Natural dyeing, first thoughts
I’m always looking for a new creative outlet, so when I read Gemma’s post on natural dyes I was intrigued and keen to delve straight in to something new.
Gemma’s post was a brilliant introduction showing the beautiful results possible, I did however want to explore the topic further and perhaps read maybe too many blog posts and articles which in all honesty just made a simple process more confusing than it needed to be.
The one thing I took away from the majority of articles on natural dyeing was that natural dyeing is considered to be an eco-friendly practice, and whilst I can see why, there were a few things that made me think otherwise.
The amount of energy used to boil the water, simmer the dye solutions and whatnot adds up to burning a lot of fuel for an eco-friendly process, in some cases the combined time was 2 hours! Whilst I understand the need to for this to extract/infuse as much colour as possible I just couldn’t justify using this much energy for what was essentially dyeing scraps of fabric. This led me to leaving fabrics in the dye solutions over night and using a process called solar dyeing. Whilst neither process would offer the same results as if I had used the stove top, I feel a bit better about my carbon footprint.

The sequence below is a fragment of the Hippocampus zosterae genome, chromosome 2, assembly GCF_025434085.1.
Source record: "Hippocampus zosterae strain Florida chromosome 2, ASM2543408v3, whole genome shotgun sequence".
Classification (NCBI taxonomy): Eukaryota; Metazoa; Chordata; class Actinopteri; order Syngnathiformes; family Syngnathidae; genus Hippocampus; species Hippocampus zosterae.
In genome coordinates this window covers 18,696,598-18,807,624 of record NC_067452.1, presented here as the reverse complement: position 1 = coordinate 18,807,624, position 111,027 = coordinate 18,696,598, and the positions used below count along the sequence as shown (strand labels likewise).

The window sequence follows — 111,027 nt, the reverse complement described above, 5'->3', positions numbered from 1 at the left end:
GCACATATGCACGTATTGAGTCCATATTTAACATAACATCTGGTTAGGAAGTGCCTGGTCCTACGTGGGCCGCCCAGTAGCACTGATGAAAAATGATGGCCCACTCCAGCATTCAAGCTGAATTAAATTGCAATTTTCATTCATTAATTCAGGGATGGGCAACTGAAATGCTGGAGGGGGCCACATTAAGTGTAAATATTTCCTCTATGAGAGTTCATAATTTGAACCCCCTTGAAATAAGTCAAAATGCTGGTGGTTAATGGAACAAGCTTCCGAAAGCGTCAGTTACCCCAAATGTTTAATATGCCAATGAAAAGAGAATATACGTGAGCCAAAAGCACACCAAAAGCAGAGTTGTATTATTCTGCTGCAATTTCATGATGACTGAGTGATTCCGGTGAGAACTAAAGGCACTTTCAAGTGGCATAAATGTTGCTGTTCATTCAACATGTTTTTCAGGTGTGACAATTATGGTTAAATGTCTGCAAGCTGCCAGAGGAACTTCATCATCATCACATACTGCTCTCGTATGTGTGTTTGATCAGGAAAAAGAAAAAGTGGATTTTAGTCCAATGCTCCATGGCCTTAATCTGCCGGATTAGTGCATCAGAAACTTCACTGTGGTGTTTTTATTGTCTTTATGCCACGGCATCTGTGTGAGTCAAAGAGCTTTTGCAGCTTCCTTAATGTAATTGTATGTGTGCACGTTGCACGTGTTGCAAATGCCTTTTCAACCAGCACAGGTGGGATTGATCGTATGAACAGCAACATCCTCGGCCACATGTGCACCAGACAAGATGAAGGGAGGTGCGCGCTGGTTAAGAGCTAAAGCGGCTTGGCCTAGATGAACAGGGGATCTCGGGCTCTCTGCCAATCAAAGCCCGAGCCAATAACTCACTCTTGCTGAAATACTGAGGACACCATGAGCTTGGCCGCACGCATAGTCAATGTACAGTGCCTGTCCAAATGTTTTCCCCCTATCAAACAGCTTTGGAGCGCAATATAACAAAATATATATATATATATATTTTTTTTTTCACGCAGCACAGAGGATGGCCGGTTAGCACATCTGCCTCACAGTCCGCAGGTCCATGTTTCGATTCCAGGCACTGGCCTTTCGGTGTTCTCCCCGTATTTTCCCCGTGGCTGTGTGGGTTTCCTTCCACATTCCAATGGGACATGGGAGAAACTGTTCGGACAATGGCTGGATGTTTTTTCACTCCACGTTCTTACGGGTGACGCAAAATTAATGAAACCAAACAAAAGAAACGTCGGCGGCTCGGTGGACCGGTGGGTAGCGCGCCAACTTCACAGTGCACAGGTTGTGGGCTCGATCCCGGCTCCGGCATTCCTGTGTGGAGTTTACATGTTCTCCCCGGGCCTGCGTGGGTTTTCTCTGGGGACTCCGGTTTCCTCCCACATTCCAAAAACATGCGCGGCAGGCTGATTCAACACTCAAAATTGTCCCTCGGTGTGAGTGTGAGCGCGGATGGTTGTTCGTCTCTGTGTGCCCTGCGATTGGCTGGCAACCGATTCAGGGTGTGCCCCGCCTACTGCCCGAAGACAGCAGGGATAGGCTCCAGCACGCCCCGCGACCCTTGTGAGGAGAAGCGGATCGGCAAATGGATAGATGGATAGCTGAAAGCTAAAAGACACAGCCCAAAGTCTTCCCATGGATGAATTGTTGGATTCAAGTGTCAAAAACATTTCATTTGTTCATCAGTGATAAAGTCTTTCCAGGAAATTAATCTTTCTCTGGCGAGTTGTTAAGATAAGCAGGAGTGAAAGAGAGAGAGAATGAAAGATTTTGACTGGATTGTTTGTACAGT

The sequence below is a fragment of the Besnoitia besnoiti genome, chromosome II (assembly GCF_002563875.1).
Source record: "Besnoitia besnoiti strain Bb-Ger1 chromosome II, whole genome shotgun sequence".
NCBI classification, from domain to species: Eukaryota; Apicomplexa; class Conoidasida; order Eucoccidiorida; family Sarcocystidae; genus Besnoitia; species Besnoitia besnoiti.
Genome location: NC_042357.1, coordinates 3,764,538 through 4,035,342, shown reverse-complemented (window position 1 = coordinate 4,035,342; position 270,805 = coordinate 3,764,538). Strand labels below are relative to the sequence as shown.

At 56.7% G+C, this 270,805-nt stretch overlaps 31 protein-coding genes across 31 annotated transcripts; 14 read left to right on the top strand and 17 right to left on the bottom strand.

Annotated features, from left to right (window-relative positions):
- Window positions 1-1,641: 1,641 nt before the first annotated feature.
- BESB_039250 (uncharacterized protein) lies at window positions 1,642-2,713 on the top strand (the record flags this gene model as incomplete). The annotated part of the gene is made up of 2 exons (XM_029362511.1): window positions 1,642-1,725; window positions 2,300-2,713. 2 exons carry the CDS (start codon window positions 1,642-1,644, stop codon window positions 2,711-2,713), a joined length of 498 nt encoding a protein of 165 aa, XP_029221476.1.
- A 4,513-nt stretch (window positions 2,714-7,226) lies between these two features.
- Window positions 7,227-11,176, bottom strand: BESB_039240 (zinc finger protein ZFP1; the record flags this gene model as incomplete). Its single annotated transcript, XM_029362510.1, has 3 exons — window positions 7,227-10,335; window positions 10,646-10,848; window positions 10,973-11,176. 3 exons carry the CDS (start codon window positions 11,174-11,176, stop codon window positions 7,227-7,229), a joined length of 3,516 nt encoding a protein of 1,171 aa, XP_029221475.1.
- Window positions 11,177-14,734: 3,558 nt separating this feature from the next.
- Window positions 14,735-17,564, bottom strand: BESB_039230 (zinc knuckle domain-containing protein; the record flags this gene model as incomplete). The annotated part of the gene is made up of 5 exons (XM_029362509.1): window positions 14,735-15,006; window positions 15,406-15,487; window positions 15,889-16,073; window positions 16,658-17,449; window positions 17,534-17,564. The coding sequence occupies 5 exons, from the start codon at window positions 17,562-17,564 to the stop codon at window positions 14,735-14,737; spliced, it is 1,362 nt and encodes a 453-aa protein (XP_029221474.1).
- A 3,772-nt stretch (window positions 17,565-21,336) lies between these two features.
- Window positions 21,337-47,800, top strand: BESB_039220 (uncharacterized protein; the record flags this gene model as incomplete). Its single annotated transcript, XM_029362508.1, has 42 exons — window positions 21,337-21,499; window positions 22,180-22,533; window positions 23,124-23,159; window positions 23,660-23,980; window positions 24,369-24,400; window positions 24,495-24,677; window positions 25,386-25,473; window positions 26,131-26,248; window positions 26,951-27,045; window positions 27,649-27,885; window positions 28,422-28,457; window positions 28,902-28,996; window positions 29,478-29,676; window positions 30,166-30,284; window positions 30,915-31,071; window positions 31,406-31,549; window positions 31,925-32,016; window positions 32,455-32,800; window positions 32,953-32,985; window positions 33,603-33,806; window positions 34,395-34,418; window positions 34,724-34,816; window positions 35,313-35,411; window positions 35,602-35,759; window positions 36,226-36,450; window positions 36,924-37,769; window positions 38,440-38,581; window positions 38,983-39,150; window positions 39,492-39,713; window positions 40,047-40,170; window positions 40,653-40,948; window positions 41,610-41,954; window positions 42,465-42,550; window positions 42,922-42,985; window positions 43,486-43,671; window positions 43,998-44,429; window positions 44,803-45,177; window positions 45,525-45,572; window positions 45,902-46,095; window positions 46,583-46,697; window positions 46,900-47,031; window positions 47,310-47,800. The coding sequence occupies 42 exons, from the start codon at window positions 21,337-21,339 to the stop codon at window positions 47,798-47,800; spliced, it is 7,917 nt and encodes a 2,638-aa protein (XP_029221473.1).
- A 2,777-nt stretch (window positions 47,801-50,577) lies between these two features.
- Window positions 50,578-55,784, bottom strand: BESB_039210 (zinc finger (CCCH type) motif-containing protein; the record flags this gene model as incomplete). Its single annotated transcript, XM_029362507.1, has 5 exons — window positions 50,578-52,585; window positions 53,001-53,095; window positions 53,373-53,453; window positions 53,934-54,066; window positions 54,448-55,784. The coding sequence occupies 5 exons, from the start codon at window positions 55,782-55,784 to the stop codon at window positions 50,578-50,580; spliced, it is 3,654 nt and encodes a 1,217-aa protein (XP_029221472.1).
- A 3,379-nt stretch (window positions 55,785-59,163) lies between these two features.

There is also the potential for a lot of waste from the steamed fruit, veggies and flowers once the dyes have been extracted, after much digging around on Google I determined that these are all compostable, it’s the lack of added ingredients, cooking oils and fats make them compostable. Which is great for landfill and our gardens.
In a similar vein was the potential waste of the dye solutions themselves. Again, the wasting of so much water just didn’t sit right for an eco-friendly activity. You could either freeze the dye solutions for future use or use it to water the garden rather than empty it down the drain.
Another thing I noticed in the articles was the perfection of the fruits, vegetables and plants used; this could just have been for the sake of pretty photos, but it’s worth noting that wilted flowers, bruised veggies and soften fruits work just as well as those in their prime. Crispy Sunflower petals and deadheaded flowers worked just as well as fresh fruit and flowers.
If you do decide to dabble in some natural dyeing, regardless of the method used, you’re guaranteed to get some interesting results!
These observations are nothing ground breaking and I hope I don’t come across as critical of others, these are just things I picked up on whilst dabbling with natural dyeing.